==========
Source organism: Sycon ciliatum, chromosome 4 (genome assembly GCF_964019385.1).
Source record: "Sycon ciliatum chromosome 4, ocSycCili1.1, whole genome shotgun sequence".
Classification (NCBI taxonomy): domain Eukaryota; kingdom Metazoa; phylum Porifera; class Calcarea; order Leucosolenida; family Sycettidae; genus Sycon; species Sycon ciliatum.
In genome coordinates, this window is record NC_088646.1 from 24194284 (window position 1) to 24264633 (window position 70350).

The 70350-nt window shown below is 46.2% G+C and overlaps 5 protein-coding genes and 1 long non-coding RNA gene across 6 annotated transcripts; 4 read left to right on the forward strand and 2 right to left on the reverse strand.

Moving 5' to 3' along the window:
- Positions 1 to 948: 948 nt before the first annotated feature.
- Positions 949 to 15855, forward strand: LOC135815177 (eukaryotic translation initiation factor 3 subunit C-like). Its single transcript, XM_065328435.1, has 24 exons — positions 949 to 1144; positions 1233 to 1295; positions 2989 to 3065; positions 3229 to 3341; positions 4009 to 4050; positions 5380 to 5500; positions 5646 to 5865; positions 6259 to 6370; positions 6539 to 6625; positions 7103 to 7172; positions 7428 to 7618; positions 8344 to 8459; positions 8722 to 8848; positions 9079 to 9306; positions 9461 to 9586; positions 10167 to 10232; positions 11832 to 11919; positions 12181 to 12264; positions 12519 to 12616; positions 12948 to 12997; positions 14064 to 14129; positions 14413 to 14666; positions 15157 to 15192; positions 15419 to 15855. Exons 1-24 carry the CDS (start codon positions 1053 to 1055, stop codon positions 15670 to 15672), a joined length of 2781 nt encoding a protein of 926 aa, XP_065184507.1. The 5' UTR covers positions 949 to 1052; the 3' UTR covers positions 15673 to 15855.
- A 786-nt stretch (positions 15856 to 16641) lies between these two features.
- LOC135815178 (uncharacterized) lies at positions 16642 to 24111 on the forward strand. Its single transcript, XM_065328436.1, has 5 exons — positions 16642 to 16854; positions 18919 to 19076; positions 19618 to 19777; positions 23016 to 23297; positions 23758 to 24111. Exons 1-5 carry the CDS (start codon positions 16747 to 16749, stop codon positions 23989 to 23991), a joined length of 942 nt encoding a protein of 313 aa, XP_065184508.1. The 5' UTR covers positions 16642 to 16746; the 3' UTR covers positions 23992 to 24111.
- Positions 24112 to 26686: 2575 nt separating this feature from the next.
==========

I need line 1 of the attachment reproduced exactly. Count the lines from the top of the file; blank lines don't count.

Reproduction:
Source organism: Sycon ciliatum, chromosome 4 (genome assembly GCF_964019385.1).